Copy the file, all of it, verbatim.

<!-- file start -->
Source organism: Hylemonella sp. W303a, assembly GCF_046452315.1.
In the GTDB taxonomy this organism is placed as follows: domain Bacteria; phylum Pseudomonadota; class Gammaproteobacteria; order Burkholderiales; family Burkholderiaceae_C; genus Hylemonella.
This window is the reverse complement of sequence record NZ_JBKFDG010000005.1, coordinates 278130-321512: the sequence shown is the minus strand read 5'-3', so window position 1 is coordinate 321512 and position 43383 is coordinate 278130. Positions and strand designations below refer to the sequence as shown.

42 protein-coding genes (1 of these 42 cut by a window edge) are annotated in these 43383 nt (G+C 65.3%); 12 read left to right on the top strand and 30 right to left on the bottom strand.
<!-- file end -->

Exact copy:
Source organism: Hylemonella sp. W303a, assembly GCF_046452315.1.
In the GTDB taxonomy this organism is placed as follows: domain Bacteria; phylum Pseudomonadota; class Gammaproteobacteria; order Burkholderiales; family Burkholderiaceae_C; genus Hylemonella.
This window is the reverse complement of sequence record NZ_JBKFDG010000005.1, coordinates 278130-321512: the sequence shown is the minus strand read 5'-3', so window position 1 is coordinate 321512 and position 43383 is coordinate 278130. Positions and strand designations below refer to the sequence as shown.

42 protein-coding genes (1 of these 42 cut by a window edge) are annotated in these 43383 nt (G+C 65.3%); 12 read left to right on the top strand and 30 right to left on the bottom strand.